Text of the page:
Microsoft Sues NSA For Permission To Disclose More Data
Ryan Martin / 4 years ago
Microsoft has announced that it is making another push for transparency against the NSA. It claims that lawsuits filed against the U.S government have been totally ignored and despite extending the deadline six times and being actively involved in talks with the U.S government, everything has ended in failure. This has left Microsoft with no choice but to take things further in legal proceedings.
“We believe we have a clear right under the U.S. Constitution to share more information with the public. The purpose of our litigation is to uphold this right so that we can disclose additional data.
On six occasions in recent weeks we agreed with the Department of Justice to extend the Government’s deadline to reply to these lawsuits. We hoped that these discussions would lead to an agreement acceptable to all. While we appreciate the good faith and earnest efforts by the capable Government lawyers with whom we negotiated, we are disappointed that these negotiations ended in failure.”
Microsoft believes the government isn’t doing enough to be transparent and uphold the constitution and that there needs to be much more clarity.
“Yesterday, the Government announced that it would begin publishing the total number of national security requests for customer data for the past 12 months and do so going forward once a year. The Government’s decision represents a good start. But the public deserves and the Constitution guarantees more than this first step.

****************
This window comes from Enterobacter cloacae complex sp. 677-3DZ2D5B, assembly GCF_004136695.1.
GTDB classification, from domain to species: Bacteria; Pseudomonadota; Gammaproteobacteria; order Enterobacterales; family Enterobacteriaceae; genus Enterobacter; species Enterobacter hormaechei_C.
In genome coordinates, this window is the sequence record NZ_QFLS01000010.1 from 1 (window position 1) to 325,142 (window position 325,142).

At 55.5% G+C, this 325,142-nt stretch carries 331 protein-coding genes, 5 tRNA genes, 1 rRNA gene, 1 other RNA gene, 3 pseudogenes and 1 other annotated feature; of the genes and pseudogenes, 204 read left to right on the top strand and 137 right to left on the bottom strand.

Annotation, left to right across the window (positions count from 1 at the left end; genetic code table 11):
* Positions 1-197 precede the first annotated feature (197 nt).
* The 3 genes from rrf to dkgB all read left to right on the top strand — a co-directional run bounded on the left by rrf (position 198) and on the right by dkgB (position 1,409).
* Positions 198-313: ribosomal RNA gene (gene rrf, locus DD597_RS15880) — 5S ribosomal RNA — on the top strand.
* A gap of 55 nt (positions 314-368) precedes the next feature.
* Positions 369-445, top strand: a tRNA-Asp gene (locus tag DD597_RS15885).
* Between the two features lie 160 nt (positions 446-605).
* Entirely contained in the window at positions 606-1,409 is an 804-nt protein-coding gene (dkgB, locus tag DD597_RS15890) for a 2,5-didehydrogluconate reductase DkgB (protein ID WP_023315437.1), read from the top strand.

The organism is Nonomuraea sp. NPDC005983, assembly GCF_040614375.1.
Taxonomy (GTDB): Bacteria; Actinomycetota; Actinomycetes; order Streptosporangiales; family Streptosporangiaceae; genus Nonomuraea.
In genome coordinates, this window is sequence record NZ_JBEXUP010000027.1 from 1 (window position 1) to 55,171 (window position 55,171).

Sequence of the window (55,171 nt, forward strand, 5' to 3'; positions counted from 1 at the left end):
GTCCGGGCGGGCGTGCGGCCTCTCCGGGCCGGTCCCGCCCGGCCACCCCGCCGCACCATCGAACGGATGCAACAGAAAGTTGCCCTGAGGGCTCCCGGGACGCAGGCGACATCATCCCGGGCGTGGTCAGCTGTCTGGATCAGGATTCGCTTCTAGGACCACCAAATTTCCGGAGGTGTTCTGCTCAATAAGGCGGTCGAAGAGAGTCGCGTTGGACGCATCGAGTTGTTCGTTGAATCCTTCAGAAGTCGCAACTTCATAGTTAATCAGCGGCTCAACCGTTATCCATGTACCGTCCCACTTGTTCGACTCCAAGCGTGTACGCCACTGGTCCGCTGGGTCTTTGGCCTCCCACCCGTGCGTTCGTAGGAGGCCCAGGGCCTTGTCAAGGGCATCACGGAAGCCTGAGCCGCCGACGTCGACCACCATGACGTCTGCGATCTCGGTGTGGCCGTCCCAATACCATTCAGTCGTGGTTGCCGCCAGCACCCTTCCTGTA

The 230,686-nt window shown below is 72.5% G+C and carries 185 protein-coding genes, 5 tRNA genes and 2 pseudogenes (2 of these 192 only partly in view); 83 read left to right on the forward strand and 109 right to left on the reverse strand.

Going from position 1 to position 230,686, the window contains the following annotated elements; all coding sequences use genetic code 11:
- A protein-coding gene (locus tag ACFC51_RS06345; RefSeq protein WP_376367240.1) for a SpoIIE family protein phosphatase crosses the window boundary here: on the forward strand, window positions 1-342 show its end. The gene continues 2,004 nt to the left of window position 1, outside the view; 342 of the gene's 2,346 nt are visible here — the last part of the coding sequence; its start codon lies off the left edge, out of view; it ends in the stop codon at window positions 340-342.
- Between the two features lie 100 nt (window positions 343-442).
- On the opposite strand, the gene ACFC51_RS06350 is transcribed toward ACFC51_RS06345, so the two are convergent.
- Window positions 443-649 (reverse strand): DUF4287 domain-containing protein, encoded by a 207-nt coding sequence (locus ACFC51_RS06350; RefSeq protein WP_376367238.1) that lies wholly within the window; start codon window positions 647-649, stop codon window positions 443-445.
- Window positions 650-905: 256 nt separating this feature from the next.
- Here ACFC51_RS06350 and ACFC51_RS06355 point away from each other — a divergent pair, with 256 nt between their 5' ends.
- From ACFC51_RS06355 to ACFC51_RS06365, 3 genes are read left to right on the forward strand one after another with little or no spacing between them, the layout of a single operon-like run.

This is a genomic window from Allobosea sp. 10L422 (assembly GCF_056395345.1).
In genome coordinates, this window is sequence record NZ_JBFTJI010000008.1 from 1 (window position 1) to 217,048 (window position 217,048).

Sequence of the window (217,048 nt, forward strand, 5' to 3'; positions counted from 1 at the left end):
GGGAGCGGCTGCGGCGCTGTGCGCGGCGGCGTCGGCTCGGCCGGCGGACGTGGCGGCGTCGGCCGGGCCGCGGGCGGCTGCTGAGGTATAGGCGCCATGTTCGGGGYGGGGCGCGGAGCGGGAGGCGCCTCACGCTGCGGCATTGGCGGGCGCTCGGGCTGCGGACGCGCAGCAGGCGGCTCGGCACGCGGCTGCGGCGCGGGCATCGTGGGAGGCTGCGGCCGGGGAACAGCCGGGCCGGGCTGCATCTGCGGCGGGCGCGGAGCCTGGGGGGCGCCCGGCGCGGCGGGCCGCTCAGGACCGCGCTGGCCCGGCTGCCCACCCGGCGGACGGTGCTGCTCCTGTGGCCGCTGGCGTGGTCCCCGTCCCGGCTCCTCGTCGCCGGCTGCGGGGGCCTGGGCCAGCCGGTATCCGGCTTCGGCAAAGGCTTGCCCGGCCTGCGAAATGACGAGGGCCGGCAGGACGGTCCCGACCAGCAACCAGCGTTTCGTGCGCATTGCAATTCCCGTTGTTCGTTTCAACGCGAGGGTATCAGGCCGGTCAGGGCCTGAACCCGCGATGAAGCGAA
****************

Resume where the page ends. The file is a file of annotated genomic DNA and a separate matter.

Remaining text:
For example, we believe it is vital to publish information that clearly shows the number of national security demands for user content, such as the text of an email. These figures should be published in a form that is distinct from the number of demands that capture only metadata such as the subscriber information associated with a particular email address. We believe it’s possible to publish these figures in a manner that avoids putting security at risk. And unless this type of information is made public, any discussion of government practices and service provider obligations will remain incomplete.”
Despite the fact Microsoft and Google do not see eye-to-eye on many issues the two companies have joined together with others across the technology sector to challenge the morally corrupt surveillance policies of the U.S government.
“Over the past several weeks Microsoft and Google have pursued these talks in consultation with others across the technology sector. With the failure of our recent negotiations, we will move forward with litigation in the hope that the courts will uphold our right to speak more freely. And with a growing discussion on Capitol Hill, we hope Congress will continue to press for the right of technology companies to disclose relevant information in an appropriate way.”
Image courtesy of nethope.org